We don’t know who discovered water, but we know it wasn’t the fish.
– Marshall McLuhan

Jacques Rancière posits that the political sphere is tacitly organized around the “part of no part,” a virtual demographic composed of what Slavoj Žižek refers to as “the excremental remainders” of a political rationality which systemically disavows human suffering that is antithetical to the smooth functioning of the state’s political-economic machinery. For both Rancière and Žižek, western style democratic politics began in ancient Athens when the demos, the marginalized individuals that had no place allocated to them in the political system, joined forces and demanded to have their voices heard, to be treated as bios politikos rather than “bare life” in the public sphere.

In direct opposition to Habermas’ hygienic take on the reasonableness of liberal democracy, Rancière and Žižek underscore the bewildering irrationality of democratic politics; whatever admixture of economic and political logic the polis manifests, it is unavoidably the product of a cacophony of voices, each with its own idiosyncratic demands and vested interests. And every society, every “distribution of the sensible,” no matter how fair, is orchestrated at the expense of “the part of no part.” However, there are other protrusions and involutions in the post-Lacanian field that merit the attention of anyone who is interested in political struggles and radical democracy. The scene is, in fact, strewn with skandalons that merit the label “part of no part.”

First off, at the other end of the political spectrum from the orphaned remainders of the system are the Lacanian “quilting points,” the paternal lynchpins that suture together particular configurations of ideological content. Today, if Judith Butler, Hillary Clinton, and Madonna can all coherently characterize themselves as feminists, for instance, it is not because “feminist” is a faulty category but because it, like so many other vital political categories, functions as a floating master signifier that can effectively button down diverse configurations of discursive content. In the era of digital modernity, even some of our most dominant and persuasive master signifiers are being unhinged from their signifying chains. Without a clear sovereign exception to the law, a monarch or universally revered deity that can claim to stand above the order of things and keep our symbolic coordinates in place, our most firmly held beliefs are at risk of mutating into David Lynchpins, enigmatic signifiers that jut out of the socio-symbolic field and bethorn our various paths through the labyrinths of digital capitalism.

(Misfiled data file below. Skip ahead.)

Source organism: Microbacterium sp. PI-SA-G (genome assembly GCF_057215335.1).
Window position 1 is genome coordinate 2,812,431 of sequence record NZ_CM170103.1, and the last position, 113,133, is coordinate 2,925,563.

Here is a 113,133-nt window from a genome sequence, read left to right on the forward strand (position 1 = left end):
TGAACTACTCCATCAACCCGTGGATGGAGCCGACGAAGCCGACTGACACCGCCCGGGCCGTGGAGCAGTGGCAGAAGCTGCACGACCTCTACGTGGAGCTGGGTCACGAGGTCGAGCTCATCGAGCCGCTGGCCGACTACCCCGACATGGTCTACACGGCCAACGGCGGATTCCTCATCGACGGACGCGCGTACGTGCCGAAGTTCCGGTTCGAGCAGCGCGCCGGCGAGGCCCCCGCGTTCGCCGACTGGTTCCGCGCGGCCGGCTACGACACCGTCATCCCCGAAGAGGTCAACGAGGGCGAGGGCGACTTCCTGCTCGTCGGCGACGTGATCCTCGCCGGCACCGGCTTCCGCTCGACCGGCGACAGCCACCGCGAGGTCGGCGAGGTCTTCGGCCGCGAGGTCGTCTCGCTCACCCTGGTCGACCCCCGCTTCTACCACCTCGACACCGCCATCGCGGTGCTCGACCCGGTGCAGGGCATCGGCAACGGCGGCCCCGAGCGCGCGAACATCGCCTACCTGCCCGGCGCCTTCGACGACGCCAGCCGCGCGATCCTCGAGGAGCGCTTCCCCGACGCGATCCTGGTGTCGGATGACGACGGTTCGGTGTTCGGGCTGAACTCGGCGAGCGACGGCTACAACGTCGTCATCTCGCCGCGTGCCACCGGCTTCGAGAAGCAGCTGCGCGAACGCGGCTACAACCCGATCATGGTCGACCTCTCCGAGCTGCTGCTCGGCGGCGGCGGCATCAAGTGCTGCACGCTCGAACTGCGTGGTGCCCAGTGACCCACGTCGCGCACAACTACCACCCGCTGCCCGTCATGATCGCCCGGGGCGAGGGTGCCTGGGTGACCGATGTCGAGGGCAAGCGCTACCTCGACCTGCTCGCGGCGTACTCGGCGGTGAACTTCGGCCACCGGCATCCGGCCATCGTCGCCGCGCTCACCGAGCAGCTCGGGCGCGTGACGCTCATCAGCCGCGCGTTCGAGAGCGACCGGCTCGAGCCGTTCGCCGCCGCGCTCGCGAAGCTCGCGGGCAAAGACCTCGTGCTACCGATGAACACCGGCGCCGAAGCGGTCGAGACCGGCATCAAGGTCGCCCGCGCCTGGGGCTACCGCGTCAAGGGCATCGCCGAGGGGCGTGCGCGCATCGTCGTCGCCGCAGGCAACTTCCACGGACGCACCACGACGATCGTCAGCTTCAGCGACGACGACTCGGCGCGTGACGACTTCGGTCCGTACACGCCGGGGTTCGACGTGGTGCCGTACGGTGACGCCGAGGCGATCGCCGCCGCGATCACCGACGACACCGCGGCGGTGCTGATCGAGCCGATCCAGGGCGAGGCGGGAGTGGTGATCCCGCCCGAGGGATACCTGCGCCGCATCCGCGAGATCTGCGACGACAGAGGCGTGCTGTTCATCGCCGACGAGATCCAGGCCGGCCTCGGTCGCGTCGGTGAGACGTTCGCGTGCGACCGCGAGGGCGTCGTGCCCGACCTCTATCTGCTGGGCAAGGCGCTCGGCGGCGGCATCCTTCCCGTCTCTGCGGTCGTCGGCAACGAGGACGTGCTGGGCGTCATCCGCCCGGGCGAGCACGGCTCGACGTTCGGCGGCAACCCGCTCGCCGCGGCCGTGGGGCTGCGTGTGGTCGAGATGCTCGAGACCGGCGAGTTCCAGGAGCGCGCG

According to Eric L. Santner, who performs a breathtaking survey of the contemporary coordinates of biopolitical thought in The Royal Remains: The People’s Two Bodies and the Endgames of Sovereignty, we modern denizens of western liberal democracies no longer benefit from the ontological security engendered (for some) by the irrefutable sovereignty of literal monarchs. But this isn’t because the figure of the King has simply been usurped by Parliament. Even though his crown no longer sits firmly atop the body politic, his sublime body, the monstrous remainder of a royal presence that has been more or less subtracted from the political operations of liberal democracies, now saturates the field at the phantasmatic level. Far from guaranteeing the truth value of the law of the land, this royal shrapnel lodges itself in the modern liberal subject’s Being, lacerating her exposed ontological skin from every direction.

The undead remains of the Sovereign ex-cite the liberal subject, Santner suggests, into a kind of frenzy that she cannot possibly dis-charge (Santner 64). Here, he neologizes his terms in order to stretch out and amplify their energetic-biopolitical resonances. To ex-cite literally means to “innervate” or “titillate”; but the Latin ex-citare also harbours the sense of “calling out” or “summoning” one to perform a duty or even attend a court hearing. By the same token, one can “discharge” a battery of its electricity, but the term also refers to the dutiful performance of one’s job; on top of all of that, in a juridical context, a defendant can be “discharged” from court when the judge decides that he is not to be punished for a particular offense. If, as Santner maintains, a deracinated digital modernity is constantly calling us out to account for ourselves (both ontologically, by way of our superegos, and ontically, by way of our iPhones), it is because we are, in a profound experiential sense, always guilty before the virtual Law.

Jacques Lacan frames the issue with a corrective to a now hackneyed maxim:

If God doesn’t exist, [Father Karamazov] says, then everything is permitted. Quite evidently, a naïve notion, for we analysts know full well that if God doesn’t exist, then nothing at all is permitted any longer. Neurotics prove that to us every day. (Lacan 128)

Pace Dostoyevsky’s Karamazov (and, tacitly, Nietzsche’s madman), without ultimate sanction, without access to a supreme authority whose mandates we can cite, we are constitutively incapable of properly acceding to our presumed symbolic mandates, our rightful stations in the world, and this disorienting predicament readily induces a paralyzing experience of imposture. We might say that from the vantage point of those afflicted by this neurosis (a pathology that inheres to a much larger swath of the population than most would acknowledge), the brute fact of their existence implicates them in an inscrutable criminal conspiracy for which there can be no proper apprehension.